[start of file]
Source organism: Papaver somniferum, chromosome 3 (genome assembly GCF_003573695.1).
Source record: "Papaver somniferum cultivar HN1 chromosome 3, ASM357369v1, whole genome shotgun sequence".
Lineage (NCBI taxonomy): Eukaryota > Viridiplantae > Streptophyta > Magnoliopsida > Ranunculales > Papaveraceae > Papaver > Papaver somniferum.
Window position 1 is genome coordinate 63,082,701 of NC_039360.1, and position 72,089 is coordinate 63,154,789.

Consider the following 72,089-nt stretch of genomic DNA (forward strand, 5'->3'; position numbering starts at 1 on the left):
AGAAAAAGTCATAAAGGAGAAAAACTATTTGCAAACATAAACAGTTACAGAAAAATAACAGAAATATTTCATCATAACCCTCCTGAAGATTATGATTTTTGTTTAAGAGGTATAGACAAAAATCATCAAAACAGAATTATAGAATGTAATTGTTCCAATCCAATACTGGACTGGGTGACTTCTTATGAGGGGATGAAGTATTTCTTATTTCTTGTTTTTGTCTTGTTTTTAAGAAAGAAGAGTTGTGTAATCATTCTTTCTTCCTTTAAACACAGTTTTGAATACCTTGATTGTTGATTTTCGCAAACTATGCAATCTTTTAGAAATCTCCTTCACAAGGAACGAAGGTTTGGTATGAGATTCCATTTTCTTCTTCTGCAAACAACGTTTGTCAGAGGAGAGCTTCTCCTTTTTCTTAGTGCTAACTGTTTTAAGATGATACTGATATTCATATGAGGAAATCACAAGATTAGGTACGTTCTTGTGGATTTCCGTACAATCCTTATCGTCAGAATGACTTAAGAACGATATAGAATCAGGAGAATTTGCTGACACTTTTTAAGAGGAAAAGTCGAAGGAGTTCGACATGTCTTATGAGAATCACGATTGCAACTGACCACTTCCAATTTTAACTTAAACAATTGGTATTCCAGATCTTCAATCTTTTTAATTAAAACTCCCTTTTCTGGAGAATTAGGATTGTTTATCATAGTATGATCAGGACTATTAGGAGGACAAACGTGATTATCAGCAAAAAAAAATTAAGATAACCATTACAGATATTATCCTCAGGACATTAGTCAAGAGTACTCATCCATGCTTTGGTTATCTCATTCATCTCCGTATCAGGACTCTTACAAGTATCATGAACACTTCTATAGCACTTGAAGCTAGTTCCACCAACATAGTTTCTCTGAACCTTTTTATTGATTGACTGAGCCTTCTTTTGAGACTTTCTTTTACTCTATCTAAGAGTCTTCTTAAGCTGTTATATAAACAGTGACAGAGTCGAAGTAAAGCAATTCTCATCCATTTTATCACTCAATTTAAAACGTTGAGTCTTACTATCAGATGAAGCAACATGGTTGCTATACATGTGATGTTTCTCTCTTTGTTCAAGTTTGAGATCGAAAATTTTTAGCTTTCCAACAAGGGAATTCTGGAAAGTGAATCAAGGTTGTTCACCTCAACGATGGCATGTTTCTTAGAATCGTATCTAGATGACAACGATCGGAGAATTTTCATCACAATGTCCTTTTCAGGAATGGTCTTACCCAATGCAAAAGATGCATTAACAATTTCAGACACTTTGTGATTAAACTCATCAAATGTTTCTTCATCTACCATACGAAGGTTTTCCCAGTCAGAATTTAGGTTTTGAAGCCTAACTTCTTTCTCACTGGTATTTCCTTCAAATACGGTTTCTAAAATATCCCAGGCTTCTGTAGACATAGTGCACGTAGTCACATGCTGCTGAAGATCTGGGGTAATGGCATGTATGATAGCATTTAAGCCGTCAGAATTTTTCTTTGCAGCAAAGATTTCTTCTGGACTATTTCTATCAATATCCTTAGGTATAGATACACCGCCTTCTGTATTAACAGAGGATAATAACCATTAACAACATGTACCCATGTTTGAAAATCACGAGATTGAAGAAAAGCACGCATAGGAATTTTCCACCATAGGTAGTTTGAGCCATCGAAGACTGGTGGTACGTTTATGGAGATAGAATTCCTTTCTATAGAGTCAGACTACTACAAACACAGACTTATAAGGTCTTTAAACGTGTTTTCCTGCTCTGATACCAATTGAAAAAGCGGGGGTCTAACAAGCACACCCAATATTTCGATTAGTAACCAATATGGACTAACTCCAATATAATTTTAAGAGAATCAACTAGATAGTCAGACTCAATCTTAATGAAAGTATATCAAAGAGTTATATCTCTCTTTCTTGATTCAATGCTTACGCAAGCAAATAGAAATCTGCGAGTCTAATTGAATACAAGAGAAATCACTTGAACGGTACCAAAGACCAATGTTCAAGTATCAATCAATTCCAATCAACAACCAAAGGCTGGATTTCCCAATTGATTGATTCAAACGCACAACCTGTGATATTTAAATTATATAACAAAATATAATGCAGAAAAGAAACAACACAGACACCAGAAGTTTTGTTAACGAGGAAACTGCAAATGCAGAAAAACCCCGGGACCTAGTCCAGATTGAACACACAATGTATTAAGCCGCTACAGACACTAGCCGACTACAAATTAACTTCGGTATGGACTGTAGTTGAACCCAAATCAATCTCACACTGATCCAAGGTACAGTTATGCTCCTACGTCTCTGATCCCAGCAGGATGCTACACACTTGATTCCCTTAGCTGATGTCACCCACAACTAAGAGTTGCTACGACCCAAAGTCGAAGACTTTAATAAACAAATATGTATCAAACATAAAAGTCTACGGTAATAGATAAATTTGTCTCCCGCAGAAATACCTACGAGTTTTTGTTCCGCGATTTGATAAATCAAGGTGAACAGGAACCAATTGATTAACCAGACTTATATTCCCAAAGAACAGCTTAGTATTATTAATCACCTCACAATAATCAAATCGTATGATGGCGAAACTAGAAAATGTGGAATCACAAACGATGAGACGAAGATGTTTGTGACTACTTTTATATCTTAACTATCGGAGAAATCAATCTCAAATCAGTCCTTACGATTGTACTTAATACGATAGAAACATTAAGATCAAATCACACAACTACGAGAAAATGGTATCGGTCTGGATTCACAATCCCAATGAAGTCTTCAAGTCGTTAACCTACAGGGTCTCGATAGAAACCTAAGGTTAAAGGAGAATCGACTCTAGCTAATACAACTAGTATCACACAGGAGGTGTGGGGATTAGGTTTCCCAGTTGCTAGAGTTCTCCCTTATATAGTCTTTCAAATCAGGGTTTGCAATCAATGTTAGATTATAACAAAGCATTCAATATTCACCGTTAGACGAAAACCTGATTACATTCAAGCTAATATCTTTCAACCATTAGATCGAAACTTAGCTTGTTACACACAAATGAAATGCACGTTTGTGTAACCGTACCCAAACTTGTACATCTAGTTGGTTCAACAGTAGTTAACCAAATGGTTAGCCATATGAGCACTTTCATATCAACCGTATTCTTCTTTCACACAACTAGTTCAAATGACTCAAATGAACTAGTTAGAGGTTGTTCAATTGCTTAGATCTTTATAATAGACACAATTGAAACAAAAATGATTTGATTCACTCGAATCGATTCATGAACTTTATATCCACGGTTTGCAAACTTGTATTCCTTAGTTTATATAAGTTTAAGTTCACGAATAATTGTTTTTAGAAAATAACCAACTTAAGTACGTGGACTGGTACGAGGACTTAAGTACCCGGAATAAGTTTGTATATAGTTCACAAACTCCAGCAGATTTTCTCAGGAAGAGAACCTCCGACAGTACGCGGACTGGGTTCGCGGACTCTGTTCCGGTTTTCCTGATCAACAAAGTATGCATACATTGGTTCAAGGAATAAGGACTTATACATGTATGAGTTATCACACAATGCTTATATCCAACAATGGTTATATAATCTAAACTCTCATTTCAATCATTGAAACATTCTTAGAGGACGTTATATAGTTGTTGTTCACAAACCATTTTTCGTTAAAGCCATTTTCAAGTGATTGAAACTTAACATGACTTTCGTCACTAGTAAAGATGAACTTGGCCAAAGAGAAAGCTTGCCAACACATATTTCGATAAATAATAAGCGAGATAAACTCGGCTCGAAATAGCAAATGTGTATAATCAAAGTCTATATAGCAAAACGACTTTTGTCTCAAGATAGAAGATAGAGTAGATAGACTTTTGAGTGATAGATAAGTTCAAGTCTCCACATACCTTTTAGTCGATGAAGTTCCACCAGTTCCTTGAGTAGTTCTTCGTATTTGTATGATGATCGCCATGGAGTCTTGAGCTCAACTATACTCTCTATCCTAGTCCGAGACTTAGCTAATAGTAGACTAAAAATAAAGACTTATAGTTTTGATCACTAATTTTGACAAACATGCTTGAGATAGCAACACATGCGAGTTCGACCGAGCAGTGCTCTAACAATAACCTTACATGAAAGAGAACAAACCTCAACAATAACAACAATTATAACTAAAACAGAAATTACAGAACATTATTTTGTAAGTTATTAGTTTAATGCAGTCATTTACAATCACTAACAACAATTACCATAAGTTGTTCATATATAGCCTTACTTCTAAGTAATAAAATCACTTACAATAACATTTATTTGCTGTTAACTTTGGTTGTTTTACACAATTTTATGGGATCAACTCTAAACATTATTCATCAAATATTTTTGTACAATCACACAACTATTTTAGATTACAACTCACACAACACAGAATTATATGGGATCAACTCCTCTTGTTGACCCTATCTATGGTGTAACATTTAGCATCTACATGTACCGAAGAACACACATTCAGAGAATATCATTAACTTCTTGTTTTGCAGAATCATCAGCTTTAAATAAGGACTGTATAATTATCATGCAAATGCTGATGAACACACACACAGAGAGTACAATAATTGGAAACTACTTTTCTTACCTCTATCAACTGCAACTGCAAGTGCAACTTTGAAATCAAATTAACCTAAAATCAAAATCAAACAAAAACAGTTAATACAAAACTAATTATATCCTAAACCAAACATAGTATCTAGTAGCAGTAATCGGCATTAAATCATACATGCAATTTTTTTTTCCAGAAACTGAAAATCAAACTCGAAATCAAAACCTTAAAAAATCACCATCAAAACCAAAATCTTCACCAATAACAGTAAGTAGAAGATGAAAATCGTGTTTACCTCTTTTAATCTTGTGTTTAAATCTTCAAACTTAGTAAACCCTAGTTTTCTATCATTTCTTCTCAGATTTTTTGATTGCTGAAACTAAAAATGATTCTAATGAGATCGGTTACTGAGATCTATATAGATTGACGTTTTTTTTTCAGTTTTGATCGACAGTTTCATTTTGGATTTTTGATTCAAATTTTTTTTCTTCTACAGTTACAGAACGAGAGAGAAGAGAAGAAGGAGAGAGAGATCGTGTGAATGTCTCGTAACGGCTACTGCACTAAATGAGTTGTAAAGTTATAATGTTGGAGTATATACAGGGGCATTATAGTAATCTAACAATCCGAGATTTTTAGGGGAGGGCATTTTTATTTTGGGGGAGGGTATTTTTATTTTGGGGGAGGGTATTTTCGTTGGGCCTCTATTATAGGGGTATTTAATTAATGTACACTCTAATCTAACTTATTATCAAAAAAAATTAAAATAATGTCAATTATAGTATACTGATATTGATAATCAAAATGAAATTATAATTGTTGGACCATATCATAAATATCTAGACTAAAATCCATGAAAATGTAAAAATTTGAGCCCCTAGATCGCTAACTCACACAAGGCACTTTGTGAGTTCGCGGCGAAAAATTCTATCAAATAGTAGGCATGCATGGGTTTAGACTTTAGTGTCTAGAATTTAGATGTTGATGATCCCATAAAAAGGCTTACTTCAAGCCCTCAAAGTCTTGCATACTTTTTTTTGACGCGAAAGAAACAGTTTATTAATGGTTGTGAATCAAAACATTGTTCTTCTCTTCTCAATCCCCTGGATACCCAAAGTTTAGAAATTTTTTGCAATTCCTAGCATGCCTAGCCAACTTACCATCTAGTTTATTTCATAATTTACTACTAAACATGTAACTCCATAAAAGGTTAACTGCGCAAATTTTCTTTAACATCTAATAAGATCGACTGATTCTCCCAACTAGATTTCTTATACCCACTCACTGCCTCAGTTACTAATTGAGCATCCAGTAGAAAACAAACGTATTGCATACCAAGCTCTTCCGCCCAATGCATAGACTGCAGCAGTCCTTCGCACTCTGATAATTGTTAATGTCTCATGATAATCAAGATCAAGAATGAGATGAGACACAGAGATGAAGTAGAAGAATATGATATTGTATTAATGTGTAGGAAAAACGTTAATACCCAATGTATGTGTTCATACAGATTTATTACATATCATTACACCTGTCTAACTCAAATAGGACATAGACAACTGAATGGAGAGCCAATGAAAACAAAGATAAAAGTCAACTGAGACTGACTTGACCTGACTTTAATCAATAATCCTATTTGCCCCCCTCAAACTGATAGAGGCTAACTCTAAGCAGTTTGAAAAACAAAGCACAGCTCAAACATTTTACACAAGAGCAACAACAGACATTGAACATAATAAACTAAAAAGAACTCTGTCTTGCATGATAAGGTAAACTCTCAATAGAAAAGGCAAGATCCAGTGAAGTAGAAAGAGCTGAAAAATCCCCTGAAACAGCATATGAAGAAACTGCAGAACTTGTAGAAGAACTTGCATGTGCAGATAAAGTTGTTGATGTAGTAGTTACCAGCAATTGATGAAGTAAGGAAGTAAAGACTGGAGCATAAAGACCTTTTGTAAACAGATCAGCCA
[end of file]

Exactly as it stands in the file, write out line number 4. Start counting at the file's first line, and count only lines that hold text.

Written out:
Window position 1 is genome coordinate 63,082,701 of NC_039360.1, and position 72,089 is coordinate 63,154,789.